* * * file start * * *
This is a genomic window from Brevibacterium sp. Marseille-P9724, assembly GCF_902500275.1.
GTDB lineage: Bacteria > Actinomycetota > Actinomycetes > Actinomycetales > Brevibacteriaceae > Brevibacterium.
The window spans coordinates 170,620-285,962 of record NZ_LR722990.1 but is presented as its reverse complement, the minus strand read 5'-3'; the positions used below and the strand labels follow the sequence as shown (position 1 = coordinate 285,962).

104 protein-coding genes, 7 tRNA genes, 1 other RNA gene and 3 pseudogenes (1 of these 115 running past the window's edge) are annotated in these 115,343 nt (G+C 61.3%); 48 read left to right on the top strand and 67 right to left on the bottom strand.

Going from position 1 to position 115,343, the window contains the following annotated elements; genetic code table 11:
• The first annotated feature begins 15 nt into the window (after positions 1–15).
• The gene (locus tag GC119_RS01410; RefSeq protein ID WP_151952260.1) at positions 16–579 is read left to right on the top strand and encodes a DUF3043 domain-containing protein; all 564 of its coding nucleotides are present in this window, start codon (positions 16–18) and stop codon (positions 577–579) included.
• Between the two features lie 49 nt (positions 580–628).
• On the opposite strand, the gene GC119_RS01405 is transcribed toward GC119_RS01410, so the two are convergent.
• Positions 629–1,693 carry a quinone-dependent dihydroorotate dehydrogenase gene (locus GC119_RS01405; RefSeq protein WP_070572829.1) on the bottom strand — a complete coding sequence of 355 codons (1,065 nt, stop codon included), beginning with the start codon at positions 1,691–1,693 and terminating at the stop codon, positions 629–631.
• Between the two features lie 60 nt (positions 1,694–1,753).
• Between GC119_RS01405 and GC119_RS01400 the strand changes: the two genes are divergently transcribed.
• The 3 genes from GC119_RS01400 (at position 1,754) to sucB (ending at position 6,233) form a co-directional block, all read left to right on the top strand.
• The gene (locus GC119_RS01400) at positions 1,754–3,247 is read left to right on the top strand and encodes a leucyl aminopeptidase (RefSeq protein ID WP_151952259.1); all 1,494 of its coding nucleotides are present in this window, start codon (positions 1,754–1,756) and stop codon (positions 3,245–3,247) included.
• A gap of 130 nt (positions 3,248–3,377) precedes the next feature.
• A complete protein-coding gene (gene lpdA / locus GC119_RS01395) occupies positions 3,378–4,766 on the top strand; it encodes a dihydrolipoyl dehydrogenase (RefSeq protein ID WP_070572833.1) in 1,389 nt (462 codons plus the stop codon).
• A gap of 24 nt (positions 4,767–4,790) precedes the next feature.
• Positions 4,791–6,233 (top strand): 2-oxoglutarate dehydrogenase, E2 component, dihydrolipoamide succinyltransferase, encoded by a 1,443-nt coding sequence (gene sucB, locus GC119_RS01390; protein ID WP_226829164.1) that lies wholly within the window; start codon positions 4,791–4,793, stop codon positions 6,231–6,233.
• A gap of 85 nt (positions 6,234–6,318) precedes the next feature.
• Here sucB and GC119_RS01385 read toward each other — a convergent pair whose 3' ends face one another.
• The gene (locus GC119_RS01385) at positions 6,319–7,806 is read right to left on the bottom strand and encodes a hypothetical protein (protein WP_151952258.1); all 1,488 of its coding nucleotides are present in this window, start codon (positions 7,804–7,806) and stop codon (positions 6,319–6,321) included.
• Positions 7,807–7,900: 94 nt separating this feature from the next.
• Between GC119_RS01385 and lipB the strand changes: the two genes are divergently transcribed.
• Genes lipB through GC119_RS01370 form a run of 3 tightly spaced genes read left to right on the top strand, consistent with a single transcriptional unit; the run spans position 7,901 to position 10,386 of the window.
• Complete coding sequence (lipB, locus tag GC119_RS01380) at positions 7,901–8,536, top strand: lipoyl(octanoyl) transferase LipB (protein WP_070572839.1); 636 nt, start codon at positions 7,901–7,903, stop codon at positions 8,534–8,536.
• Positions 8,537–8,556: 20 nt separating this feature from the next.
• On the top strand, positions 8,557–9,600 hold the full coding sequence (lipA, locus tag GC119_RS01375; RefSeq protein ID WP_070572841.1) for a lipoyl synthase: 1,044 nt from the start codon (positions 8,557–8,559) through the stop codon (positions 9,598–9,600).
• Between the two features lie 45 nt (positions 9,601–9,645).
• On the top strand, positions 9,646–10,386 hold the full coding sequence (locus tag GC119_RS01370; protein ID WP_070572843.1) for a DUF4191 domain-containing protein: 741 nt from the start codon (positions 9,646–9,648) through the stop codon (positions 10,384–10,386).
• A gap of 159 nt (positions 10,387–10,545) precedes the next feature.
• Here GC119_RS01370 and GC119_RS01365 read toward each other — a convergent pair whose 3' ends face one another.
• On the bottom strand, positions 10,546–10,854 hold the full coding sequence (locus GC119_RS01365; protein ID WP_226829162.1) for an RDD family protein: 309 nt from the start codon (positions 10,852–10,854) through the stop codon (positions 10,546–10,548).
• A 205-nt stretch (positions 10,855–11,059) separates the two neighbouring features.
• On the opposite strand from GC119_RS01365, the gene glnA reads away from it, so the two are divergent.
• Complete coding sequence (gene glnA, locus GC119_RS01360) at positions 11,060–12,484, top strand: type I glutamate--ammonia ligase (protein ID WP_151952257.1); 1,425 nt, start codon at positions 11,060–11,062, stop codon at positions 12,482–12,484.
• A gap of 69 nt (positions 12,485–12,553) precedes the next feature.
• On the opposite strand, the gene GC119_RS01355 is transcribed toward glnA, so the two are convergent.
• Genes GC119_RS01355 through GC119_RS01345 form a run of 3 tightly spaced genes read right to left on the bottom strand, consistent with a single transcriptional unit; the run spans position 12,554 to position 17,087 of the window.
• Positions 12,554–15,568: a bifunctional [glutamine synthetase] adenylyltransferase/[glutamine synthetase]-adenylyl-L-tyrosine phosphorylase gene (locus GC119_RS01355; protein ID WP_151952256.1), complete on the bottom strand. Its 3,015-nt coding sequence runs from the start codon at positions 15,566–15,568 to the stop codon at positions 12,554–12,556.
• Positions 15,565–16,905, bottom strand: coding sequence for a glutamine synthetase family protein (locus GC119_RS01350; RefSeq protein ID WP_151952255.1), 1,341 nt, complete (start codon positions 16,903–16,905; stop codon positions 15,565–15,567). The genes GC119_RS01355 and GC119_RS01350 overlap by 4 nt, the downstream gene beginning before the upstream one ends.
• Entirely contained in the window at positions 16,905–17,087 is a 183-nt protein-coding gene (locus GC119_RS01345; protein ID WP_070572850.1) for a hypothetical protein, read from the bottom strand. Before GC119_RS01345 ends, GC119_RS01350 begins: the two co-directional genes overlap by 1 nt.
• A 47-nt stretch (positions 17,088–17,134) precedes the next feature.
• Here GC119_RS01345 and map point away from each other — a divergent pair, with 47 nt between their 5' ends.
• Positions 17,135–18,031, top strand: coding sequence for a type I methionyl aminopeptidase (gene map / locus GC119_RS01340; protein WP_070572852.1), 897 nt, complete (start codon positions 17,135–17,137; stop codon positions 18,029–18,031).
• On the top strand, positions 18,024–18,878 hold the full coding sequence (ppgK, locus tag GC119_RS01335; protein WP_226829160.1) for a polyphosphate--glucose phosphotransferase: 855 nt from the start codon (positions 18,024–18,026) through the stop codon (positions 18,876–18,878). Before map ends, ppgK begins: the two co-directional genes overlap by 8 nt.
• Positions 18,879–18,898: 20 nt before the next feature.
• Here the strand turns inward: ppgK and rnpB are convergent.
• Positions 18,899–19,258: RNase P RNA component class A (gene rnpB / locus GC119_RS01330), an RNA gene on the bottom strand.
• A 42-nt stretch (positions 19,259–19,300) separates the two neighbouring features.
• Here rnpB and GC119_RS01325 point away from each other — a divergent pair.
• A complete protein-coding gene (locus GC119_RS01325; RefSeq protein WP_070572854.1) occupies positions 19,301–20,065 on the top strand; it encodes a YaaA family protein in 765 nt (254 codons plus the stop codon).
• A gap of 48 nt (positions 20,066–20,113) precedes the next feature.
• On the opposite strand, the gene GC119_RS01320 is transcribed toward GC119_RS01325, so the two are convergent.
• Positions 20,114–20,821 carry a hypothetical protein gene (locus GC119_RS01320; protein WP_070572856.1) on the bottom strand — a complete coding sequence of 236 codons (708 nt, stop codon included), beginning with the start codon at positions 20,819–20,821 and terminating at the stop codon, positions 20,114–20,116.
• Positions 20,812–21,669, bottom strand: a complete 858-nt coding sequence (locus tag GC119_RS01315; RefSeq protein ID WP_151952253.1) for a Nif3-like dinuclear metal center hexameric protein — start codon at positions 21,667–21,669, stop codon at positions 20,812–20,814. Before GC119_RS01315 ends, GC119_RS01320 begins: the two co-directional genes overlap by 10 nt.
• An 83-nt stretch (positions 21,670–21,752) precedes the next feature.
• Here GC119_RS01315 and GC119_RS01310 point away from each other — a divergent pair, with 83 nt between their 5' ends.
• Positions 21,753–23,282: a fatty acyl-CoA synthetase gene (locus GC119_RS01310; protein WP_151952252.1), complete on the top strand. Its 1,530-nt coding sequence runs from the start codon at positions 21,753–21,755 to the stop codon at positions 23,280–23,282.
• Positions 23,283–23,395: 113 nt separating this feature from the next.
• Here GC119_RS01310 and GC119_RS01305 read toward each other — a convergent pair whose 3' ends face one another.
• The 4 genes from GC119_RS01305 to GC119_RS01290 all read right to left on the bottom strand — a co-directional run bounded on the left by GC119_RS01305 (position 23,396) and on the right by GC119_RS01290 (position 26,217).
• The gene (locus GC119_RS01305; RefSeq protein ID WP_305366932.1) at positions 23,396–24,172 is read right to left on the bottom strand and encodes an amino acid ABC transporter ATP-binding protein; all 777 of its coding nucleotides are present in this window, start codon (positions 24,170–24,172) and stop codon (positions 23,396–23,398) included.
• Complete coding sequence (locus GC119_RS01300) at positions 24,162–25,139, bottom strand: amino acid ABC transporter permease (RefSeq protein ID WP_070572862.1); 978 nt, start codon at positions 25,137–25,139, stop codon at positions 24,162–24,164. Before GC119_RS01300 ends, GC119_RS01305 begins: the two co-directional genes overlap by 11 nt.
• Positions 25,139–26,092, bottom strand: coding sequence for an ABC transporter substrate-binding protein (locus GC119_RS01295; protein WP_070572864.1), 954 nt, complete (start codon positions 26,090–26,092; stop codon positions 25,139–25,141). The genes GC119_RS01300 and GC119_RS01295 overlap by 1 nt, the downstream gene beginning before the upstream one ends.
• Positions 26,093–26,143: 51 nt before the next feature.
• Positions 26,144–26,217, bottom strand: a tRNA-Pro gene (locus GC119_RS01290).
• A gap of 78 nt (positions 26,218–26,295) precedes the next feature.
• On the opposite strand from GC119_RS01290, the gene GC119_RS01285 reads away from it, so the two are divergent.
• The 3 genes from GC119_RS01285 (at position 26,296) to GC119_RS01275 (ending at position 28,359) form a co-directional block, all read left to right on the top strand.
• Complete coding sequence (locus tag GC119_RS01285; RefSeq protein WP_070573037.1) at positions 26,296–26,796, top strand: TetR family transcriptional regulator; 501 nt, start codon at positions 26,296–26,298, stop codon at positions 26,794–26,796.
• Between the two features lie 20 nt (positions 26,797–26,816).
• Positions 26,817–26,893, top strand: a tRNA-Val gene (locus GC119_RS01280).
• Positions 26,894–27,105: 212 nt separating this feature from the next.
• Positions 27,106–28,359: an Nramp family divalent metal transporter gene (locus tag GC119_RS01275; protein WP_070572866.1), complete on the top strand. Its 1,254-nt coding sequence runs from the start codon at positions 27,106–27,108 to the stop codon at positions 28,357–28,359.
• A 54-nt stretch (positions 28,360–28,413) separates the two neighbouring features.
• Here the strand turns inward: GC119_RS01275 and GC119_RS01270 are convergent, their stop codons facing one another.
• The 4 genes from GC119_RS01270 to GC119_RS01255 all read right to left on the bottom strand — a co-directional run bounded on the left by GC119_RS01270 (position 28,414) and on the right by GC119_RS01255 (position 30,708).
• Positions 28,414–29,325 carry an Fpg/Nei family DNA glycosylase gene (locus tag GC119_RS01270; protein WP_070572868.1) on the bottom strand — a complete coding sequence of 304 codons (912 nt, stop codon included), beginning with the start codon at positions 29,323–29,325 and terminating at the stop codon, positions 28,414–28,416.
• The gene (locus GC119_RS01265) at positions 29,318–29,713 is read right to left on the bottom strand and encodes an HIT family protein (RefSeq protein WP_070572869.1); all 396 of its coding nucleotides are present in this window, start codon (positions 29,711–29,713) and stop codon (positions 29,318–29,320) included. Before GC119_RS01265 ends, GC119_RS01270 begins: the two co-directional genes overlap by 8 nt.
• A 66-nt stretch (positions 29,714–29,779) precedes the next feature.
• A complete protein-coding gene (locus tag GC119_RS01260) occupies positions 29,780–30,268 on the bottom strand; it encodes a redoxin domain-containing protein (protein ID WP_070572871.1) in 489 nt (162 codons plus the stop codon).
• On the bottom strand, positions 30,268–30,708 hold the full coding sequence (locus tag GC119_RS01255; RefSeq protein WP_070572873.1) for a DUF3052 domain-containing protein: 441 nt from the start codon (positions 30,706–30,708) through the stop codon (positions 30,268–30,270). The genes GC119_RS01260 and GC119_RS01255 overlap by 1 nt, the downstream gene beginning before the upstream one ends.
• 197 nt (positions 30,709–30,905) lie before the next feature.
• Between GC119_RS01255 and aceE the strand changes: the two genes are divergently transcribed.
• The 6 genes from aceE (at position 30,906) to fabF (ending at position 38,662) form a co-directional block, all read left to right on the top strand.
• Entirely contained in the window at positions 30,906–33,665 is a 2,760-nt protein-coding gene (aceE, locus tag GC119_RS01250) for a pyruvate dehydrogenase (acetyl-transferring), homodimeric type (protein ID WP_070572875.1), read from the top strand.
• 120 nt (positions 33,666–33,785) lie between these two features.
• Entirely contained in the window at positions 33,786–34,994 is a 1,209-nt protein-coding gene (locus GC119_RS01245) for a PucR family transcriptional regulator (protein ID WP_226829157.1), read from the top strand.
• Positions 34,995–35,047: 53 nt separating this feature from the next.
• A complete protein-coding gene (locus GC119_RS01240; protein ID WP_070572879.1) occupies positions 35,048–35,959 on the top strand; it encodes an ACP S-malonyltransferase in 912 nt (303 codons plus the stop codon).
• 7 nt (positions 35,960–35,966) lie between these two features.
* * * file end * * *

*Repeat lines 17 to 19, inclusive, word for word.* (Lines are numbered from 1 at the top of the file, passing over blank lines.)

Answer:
• A gap of 24 nt (positions 4,767–4,790) precedes the next feature.
• Positions 4,791–6,233 (top strand): 2-oxoglutarate dehydrogenase, E2 component, dihydrolipoamide succinyltransferase, encoded by a 1,443-nt coding sequence (gene sucB, locus GC119_RS01390; protein ID WP_226829164.1) that lies wholly within the window; start codon positions 4,791–4,793, stop codon positions 6,231–6,233.
• A gap of 85 nt (positions 6,234–6,318) precedes the next feature.